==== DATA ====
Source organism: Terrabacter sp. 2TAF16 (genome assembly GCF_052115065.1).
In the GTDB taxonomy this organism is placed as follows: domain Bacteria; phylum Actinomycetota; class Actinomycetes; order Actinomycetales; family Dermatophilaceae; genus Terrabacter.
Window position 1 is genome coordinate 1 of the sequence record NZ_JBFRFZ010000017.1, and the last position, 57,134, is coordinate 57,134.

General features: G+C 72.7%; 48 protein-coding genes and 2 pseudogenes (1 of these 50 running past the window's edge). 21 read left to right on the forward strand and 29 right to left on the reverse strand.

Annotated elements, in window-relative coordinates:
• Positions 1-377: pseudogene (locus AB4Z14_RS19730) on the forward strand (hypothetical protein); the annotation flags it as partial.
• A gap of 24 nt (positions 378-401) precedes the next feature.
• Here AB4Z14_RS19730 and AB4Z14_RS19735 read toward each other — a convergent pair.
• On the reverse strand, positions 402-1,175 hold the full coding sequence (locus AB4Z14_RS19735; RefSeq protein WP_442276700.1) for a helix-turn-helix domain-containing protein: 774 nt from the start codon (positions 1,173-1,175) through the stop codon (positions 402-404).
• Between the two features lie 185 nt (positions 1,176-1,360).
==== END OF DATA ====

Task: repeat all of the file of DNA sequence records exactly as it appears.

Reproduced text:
Source organism: Terrabacter sp. 2TAF16 (genome assembly GCF_052115065.1).
In the GTDB taxonomy this organism is placed as follows: domain Bacteria; phylum Actinomycetota; class Actinomycetes; order Actinomycetales; family Dermatophilaceae; genus Terrabacter.
Window position 1 is genome coordinate 1 of the sequence record NZ_JBFRFZ010000017.1, and the last position, 57,134, is coordinate 57,134.

General features: G+C 72.7%; 48 protein-coding genes and 2 pseudogenes (1 of these 50 running past the window's edge). 21 read left to right on the forward strand and 29 right to left on the reverse strand.

Annotated elements, in window-relative coordinates:
• Positions 1-377: pseudogene (locus AB4Z14_RS19730) on the forward strand (hypothetical protein); the annotation flags it as partial.
• A gap of 24 nt (positions 378-401) precedes the next feature.
• Here AB4Z14_RS19730 and AB4Z14_RS19735 read toward each other — a convergent pair.
• On the reverse strand, positions 402-1,175 hold the full coding sequence (locus AB4Z14_RS19735; RefSeq protein WP_442276700.1) for a helix-turn-helix domain-containing protein: 774 nt from the start codon (positions 1,173-1,175) through the stop codon (positions 402-404).
• Between the two features lie 185 nt (positions 1,176-1,360).